The former Pakistani wicketkeeper batsman turns 49 today
It is the 1992 World Cup semi-final and Pakistan requires nine runs to win against New Zealand. Chris Harris is bowling. He delivers a loopy legcutter outside off. The ball is smashed over long-off. It’s a six! First ever from the 20-year old batsman on crease.
The home crowd is anguished. Three more required now. The next ball is swept across the line towards backward square and finds the gap. It’s a four! That’s it. Pakistan win! Men in green are through to the finals. The youngster did it. Moin Khan did it.
Born on September 23, Khan, the former Pakistani wicketkeeper batsman turns 49 today.
“Ha-ha! No, my date of birth is indeed correct,” Moin laughed, when I asked if the batsman ever lied about his age as the practice is common among many cricketers.
Khan played international cricket for 14 years; 1990 to 2004. He was part of the 1992 cricket team which won the maiden ODI world cup for Pakistan. Reminiscing the memories of that win, Khan called the match winning cameo against New Zealand in the semi-final as the ‘turning point’ of his career.
“I was the only player from Karachi who played the entire tournament and we won it in the end,” Khan said smugly, who holds the record of the most number of dismissals (287) as wicketkeeper in ODIs for Pakistan.
Except for bowling, Khan has almost experienced all prominent roles of the cricketing world. Be it playing as a wicketkeeper or a batsman, becoming team captain or chief selector, head coach or team manager, the former cricketer has had sufficient experience in all departments.
Although, born in Rawalpindi, Khan is known for his affiliation to Karachi, where he has was raised and played his entire domestic cricket.
Currently, he is the Chief Executive Officer (CEO) of the Moin Khan Academy, in Karachi, where he provides coaching facilities to aspiring cricketers.
“From last 15 years I’ve been running this academy. Since my name is there, I have to work really hard,” he said.
The well-furnished academy is nothing short of a cricket fan’s dream. Walking down the wood paneled corridors with pictures of legendary cricketers hanging on the wall, the silence in there molds stillness in air; taking one to acute nostalgia.
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Talking about his personal life, Khan mentioned that he married Tasneem Khan in 1993. They liked each other and first met in Karachi. Tasneem, 47, now looks after the women affairs of the academy.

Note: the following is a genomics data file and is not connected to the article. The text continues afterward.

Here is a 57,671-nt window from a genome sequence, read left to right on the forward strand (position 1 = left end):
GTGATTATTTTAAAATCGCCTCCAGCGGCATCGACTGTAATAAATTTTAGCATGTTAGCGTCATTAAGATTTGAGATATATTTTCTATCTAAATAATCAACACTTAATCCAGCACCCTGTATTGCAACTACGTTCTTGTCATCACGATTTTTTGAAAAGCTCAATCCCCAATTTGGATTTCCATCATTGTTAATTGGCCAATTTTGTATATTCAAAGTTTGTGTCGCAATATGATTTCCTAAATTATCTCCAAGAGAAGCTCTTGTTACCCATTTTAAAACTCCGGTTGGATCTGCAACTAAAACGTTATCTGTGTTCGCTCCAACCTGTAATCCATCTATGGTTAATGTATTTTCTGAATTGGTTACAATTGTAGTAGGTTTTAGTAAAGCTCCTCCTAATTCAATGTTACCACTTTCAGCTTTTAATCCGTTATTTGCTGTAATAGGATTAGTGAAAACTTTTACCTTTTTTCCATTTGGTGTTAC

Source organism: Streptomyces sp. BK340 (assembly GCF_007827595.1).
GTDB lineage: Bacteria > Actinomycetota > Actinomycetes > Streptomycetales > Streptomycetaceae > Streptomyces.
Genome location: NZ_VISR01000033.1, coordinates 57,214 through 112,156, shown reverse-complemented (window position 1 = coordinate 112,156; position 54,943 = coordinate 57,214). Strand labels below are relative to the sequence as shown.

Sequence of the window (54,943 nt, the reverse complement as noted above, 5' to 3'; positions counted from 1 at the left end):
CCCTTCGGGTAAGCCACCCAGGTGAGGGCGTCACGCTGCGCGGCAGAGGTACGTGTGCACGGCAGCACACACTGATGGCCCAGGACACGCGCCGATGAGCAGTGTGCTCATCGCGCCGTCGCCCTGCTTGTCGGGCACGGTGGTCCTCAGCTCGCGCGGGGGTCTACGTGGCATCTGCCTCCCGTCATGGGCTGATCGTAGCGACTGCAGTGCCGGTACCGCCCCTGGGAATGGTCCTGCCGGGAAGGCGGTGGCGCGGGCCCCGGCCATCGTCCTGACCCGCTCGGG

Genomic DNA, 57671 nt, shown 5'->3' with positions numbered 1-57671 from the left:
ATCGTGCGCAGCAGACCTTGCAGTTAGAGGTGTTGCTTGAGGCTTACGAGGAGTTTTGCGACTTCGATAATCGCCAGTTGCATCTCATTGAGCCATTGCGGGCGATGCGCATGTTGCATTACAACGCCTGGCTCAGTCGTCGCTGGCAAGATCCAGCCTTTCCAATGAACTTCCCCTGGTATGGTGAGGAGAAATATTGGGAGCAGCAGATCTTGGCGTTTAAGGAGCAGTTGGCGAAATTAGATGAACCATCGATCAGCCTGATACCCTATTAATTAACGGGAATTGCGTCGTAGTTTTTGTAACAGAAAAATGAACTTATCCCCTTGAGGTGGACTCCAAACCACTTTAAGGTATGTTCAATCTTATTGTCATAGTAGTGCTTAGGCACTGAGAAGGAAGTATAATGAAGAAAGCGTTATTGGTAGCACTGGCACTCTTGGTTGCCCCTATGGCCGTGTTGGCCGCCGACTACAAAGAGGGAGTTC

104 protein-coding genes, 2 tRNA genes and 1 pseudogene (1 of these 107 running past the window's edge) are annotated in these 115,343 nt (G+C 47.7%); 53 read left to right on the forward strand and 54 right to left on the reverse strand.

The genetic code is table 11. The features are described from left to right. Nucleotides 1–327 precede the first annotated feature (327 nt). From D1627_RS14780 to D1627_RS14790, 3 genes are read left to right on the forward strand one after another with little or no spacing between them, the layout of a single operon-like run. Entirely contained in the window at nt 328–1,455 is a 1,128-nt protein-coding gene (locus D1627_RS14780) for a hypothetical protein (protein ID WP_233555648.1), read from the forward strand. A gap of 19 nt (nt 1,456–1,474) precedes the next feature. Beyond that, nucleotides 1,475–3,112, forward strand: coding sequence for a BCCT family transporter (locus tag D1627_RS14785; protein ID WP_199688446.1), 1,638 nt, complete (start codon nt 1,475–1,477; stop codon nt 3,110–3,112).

“Everything about him is special. He has a very good heart,” Tasneem said while sitting across the room smiling at her husband.
They have 3 kids; Owais, Azam and Fatima. Azam Khan, 22, is following the footsteps of his father and has opted for a career in cricket. He played for Quetta Gladiators in two seasons (2019-2020), and is often criticised harshly by fans for being a product of nepotism. However, Moin dismissed the allegations and said: “Azam is a very good batsman and a talented wicketkeeper. His selection was based purely on merit. He is criticised only because he is my son.”
He also spoke about his philosophy of life, while also being grateful for the support he received from his family.
“I’ve never seen any hard times in my life. I live in present moment, I think positive, that is what motivates me as person,” he said. “When my father started reading news about me, he realised that I have potential and supported me.”
“When you work on the lines of long-term, then hard times don’t exist. Life is like cricket, you have bad and good form, so if you take bad form too seriously then you can’t come back, and to come out of that time period you have to work hard.” he added, which complimented the ‘work hard and stay humble’ frame placed on the wall left to his back.
He also mentioned that his elder brother, Nadeem Khan, the former Pakistani cricketer and currently PCB’s Director – High Performance, inspired him to choose cricket as a career.
Moin struggled to name one memory as the best moment of his life.
“When my children were born, 1992 World Cup, becoming Pakistan cricket team captain and winning the Asia Cup for the first time in 9 years were the best moments of my life,” he said.
Moin featured in 69 Tests and 219 ODIs, over the course of his career, scoring 2741 and 3266 runs, respectively. He is currently the head coach of the Pakistan Super League (PSL) franchise Quetta Gladiators.